TV | Homeland

It’s become a bit of an accepted view amongst most critics that Homeland has lost its edge. The first season’s excellence is universally acknowledged but many criticise the second season for shedding the veil of ambiguity which had kept viewers on the edge. As the third season reaches our screens, has the show recovered its standing as smart, nuanced thriller, or is it slipping further into dumb whizz-bang-shooty fun?

The 2012 finale left us on uncertain footing: Brody was prepared to commit terrible acts for the benefit of a terrorist, even though he was working for the CIA. The troubled relationship he had between the CIA and Abu Nazir who he had an emotional bond with sustained the series’ enigmatic storyline. The third season so far retains this great plot. It begins with the CIA in the dock, already shattered by the “second 9/11” which killed over 200 Americans at its Langley headquarters. In response the CIA organise the assassination of six targets in a very short time window, which goes too much into 24 territory.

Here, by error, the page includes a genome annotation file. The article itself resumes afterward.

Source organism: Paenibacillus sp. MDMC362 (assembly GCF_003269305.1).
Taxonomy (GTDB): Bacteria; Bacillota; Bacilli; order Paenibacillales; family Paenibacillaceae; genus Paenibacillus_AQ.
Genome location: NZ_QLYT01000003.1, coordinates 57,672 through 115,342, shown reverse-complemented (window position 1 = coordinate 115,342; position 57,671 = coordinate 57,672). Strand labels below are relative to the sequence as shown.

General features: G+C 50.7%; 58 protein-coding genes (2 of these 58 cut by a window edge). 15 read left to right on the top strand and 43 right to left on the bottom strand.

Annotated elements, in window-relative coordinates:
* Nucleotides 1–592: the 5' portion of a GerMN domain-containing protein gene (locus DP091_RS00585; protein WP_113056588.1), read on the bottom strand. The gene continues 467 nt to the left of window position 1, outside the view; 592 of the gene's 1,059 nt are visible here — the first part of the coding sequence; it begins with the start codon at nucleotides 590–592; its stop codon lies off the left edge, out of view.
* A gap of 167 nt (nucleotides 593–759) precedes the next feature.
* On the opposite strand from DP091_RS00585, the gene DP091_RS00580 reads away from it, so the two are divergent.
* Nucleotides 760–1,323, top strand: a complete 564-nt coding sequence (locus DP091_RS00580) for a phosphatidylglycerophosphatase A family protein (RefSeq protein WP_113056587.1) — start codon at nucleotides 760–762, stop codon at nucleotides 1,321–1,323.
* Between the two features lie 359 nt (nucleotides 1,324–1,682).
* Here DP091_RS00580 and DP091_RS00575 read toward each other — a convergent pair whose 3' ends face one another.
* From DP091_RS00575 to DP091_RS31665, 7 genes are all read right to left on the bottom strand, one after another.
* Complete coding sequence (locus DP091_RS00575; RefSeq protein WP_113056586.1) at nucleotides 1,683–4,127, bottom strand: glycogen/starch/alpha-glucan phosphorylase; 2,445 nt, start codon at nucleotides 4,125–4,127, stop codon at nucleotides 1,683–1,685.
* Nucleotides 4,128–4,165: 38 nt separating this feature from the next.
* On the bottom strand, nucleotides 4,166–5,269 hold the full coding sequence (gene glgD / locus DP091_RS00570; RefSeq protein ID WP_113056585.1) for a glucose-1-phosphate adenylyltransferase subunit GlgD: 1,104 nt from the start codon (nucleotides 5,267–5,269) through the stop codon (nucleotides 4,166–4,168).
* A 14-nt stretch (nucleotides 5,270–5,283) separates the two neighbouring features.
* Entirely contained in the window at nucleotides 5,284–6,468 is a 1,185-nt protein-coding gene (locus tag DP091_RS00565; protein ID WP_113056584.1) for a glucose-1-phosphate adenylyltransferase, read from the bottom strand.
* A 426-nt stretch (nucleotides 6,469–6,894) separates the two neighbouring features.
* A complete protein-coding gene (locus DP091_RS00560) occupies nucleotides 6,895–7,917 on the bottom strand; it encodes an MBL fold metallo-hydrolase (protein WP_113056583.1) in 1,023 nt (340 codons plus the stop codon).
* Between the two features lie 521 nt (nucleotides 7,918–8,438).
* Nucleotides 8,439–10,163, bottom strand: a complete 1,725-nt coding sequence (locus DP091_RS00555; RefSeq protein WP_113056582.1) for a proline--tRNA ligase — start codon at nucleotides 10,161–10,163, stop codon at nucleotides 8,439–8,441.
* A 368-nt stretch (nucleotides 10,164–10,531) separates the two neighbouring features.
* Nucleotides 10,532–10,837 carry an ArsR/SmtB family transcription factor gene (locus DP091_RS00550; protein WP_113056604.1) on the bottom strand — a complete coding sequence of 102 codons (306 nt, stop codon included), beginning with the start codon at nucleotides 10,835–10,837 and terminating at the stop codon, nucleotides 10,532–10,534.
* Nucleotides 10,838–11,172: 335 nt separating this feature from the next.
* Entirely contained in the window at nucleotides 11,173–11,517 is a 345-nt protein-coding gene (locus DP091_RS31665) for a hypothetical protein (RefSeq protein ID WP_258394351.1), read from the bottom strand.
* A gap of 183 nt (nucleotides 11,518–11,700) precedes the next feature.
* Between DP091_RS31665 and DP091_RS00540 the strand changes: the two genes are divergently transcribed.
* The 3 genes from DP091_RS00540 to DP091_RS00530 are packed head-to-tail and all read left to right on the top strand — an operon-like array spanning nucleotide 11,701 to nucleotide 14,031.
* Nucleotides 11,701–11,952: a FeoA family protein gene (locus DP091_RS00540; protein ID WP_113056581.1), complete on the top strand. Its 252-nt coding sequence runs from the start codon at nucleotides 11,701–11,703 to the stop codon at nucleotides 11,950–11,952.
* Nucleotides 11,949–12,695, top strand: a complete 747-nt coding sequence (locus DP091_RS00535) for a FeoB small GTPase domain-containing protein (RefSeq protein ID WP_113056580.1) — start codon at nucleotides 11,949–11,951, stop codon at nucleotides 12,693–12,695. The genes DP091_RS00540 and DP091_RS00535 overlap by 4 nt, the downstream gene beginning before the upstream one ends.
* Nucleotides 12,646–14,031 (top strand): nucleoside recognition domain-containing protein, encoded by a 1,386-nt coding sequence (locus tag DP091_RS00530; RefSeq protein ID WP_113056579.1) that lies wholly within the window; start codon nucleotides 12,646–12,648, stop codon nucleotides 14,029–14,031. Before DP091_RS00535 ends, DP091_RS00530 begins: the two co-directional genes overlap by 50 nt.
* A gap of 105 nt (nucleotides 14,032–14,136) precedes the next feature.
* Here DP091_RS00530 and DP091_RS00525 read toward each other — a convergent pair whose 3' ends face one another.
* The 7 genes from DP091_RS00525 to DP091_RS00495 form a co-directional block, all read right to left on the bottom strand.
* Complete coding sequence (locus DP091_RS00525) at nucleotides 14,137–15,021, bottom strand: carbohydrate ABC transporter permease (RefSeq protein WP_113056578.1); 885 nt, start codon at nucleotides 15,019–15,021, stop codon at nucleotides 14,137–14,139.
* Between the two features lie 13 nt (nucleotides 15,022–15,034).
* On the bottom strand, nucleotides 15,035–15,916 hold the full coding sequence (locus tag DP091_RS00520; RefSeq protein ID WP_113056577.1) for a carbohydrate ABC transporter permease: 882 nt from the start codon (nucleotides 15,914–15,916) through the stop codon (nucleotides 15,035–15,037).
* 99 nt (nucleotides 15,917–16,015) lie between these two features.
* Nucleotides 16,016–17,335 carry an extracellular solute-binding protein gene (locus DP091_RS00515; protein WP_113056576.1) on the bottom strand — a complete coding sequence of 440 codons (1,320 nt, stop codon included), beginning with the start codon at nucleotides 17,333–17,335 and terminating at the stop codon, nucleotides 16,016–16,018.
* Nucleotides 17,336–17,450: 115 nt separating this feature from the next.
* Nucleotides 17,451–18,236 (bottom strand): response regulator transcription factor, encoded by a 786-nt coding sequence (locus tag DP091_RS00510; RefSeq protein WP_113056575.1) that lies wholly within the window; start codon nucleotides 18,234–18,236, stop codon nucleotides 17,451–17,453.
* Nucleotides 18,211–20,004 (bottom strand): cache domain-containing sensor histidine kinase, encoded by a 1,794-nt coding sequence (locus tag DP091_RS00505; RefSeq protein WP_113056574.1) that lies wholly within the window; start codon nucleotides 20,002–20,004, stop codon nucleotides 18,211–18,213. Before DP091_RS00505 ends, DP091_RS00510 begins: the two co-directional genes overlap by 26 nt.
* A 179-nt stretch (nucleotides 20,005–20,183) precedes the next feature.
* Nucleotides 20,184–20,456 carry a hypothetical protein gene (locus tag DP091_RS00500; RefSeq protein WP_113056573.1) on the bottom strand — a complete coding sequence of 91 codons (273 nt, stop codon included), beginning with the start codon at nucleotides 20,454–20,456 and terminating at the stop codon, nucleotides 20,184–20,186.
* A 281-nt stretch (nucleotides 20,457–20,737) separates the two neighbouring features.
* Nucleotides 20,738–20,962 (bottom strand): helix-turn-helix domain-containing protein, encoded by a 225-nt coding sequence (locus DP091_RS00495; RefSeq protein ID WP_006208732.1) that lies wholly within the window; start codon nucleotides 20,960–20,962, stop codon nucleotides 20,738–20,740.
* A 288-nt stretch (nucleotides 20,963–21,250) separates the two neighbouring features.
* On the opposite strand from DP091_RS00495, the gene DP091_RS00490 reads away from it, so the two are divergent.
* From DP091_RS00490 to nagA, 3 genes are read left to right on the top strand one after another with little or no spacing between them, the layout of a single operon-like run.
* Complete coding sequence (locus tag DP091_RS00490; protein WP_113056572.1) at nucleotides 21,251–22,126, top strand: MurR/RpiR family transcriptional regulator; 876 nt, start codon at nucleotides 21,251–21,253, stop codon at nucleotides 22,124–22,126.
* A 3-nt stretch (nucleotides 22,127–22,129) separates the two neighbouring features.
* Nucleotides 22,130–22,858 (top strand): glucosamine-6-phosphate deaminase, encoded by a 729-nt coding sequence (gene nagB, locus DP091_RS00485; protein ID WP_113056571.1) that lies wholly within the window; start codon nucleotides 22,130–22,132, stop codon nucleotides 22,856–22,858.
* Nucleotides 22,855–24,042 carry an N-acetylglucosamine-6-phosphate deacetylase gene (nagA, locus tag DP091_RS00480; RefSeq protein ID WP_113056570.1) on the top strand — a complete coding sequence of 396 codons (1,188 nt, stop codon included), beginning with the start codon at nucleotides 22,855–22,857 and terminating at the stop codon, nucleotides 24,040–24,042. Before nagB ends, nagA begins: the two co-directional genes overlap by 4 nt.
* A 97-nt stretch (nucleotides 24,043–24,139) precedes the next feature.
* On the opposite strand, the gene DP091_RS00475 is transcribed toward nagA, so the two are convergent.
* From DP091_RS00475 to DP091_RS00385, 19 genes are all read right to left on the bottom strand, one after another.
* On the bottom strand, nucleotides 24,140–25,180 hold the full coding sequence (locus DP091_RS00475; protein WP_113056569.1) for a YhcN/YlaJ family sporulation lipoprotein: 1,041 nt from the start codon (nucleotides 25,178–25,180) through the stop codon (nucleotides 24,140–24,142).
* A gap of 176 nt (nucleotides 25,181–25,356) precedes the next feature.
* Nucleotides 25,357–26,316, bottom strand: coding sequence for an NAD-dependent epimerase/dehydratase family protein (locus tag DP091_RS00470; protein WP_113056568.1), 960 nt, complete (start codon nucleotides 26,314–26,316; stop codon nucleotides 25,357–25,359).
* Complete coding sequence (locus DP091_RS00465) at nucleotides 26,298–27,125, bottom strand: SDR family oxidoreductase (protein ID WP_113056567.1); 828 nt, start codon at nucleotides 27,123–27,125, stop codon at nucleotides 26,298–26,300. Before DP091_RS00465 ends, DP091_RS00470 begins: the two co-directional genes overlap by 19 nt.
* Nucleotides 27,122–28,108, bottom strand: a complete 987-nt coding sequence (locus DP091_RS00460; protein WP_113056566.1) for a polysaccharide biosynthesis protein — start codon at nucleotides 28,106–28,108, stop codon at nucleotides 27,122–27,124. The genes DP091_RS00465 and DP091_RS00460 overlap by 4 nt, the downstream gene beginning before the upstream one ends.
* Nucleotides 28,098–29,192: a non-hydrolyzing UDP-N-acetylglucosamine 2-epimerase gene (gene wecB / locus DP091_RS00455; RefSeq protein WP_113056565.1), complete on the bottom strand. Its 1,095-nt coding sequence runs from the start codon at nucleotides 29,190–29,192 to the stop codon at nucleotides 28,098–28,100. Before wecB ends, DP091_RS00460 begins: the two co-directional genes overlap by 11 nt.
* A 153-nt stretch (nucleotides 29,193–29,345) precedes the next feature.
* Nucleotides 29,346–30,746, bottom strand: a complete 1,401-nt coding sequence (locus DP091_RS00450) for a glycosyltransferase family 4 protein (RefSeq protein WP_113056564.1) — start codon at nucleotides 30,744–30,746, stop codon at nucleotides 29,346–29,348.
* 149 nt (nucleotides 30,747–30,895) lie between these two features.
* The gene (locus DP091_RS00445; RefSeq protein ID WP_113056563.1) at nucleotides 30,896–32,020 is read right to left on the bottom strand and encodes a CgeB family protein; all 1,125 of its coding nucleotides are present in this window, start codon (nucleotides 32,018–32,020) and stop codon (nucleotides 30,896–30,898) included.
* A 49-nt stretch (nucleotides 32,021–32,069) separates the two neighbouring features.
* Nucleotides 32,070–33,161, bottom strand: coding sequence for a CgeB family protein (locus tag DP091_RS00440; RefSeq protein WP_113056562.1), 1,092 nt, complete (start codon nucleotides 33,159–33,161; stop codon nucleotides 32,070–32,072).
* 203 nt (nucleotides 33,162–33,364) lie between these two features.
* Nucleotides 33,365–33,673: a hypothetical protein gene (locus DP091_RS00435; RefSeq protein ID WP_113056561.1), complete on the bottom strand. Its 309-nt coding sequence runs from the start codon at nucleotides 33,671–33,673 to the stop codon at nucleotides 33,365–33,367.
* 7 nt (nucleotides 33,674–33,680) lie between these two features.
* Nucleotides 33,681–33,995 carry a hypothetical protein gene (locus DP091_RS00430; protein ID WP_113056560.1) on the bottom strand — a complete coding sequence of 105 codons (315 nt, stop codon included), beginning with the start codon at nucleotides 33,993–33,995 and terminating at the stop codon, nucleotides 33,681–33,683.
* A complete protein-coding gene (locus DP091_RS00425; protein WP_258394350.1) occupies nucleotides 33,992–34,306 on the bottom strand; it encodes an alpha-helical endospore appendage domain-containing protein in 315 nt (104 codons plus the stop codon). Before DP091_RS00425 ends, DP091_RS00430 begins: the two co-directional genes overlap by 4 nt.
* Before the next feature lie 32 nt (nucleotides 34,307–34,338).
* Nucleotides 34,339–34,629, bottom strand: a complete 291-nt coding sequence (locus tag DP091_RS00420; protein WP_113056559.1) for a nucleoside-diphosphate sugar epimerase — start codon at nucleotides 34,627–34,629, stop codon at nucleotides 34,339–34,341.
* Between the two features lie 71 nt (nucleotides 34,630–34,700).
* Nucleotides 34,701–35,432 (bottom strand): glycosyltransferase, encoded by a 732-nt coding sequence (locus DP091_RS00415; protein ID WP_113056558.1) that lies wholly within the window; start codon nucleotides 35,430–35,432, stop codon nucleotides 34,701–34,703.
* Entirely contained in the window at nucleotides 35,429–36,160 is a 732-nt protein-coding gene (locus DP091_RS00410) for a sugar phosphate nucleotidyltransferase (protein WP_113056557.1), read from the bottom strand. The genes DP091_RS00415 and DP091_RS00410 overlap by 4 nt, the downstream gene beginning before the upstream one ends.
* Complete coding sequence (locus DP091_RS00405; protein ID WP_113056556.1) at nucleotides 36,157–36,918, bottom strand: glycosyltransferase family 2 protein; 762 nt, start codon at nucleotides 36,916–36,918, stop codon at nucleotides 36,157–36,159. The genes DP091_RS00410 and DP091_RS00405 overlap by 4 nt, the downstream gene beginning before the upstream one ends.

Claire Danes is still what is best about the show. Her character may be off her meds, but her one tremendous outburst in a restaurant proves the series has incredible kick to it. We see her display the full works through just this one episode right up to the final moments where Saul delivers a stinging blow to her at the Senate hearing that shows why Danes’ two Emmys are fully deserved. Carrie Mathison is a great female television role and, like her counterpart Nicholas Brody, a reason the show stands tall.

Harry Wise

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